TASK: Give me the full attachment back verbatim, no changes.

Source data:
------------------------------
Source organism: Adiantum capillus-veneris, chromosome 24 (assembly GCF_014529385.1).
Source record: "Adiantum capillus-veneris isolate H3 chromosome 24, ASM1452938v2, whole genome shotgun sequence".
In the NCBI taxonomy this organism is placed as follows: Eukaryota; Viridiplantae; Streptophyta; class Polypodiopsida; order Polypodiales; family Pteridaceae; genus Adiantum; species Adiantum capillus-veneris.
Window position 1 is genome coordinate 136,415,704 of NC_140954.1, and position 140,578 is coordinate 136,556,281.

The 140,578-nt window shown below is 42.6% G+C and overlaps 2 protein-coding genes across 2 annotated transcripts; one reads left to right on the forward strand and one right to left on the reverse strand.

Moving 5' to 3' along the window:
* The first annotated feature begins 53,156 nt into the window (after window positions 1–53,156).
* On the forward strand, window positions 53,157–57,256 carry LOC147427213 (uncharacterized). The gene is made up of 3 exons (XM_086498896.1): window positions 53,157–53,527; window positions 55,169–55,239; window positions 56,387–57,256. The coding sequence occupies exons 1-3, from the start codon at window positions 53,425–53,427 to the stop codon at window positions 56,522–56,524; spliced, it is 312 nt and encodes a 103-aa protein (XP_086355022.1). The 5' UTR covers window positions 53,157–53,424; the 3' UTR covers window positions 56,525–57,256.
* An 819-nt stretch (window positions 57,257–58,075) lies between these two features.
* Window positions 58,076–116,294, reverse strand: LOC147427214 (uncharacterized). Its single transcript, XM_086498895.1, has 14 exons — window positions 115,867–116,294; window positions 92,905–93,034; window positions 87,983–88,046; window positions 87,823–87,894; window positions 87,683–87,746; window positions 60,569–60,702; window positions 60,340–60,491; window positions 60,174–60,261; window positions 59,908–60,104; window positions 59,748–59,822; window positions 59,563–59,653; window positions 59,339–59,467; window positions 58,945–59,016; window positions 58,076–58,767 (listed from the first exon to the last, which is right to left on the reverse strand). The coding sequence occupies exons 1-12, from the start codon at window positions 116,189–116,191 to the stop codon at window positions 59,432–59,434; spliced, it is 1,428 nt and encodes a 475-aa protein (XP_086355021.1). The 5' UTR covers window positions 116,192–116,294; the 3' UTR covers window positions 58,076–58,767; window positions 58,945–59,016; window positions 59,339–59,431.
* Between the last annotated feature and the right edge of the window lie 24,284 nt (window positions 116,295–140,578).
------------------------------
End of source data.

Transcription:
Source organism: Adiantum capillus-veneris, chromosome 24 (assembly GCF_014529385.1).
Source record: "Adiantum capillus-veneris isolate H3 chromosome 24, ASM1452938v2, whole genome shotgun sequence".
In the NCBI taxonomy this organism is placed as follows: Eukaryota; Viridiplantae; Streptophyta; class Polypodiopsida; order Polypodiales; family Pteridaceae; genus Adiantum; species Adiantum capillus-veneris.
Window position 1 is genome coordinate 136,415,704 of NC_140954.1, and position 140,578 is coordinate 136,556,281.

The 140,578-nt window shown below is 42.6% G+C and overlaps 2 protein-coding genes across 2 annotated transcripts; one reads left to right on the forward strand and one right to left on the reverse strand.

Moving 5' to 3' along the window:
* The first annotated feature begins 53,156 nt into the window (after window positions 1–53,156).
* On the forward strand, window positions 53,157–57,256 carry LOC147427213 (uncharacterized). The gene is made up of 3 exons (XM_086498896.1): window positions 53,157–53,527; window positions 55,169–55,239; window positions 56,387–57,256. The coding sequence occupies exons 1-3, from the start codon at window positions 53,425–53,427 to the stop codon at window positions 56,522–56,524; spliced, it is 312 nt and encodes a 103-aa protein (XP_086355022.1). The 5' UTR covers window positions 53,157–53,424; the 3' UTR covers window positions 56,525–57,256.
* An 819-nt stretch (window positions 57,257–58,075) lies between these two features.
* Window positions 58,076–116,294, reverse strand: LOC147427214 (uncharacterized). Its single transcript, XM_086498895.1, has 14 exons — window positions 115,867–116,294; window positions 92,905–93,034; window positions 87,983–88,046; window positions 87,823–87,894; window positions 87,683–87,746; window positions 60,569–60,702; window positions 60,340–60,491; window positions 60,174–60,261; window positions 59,908–60,104; window positions 59,748–59,822; window positions 59,563–59,653; window positions 59,339–59,467; window positions 58,945–59,016; window positions 58,076–58,767 (listed from the first exon to the last, which is right to left on the reverse strand). The coding sequence occupies exons 1-12, from the start codon at window positions 116,189–116,191 to the stop codon at window positions 59,432–59,434; spliced, it is 1,428 nt and encodes a 475-aa protein (XP_086355021.1). The 5' UTR covers window positions 116,192–116,294; the 3' UTR covers window positions 58,076–58,767; window positions 58,945–59,016; window positions 59,339–59,431.
* Between the last annotated feature and the right edge of the window lie 24,284 nt (window positions 116,295–140,578).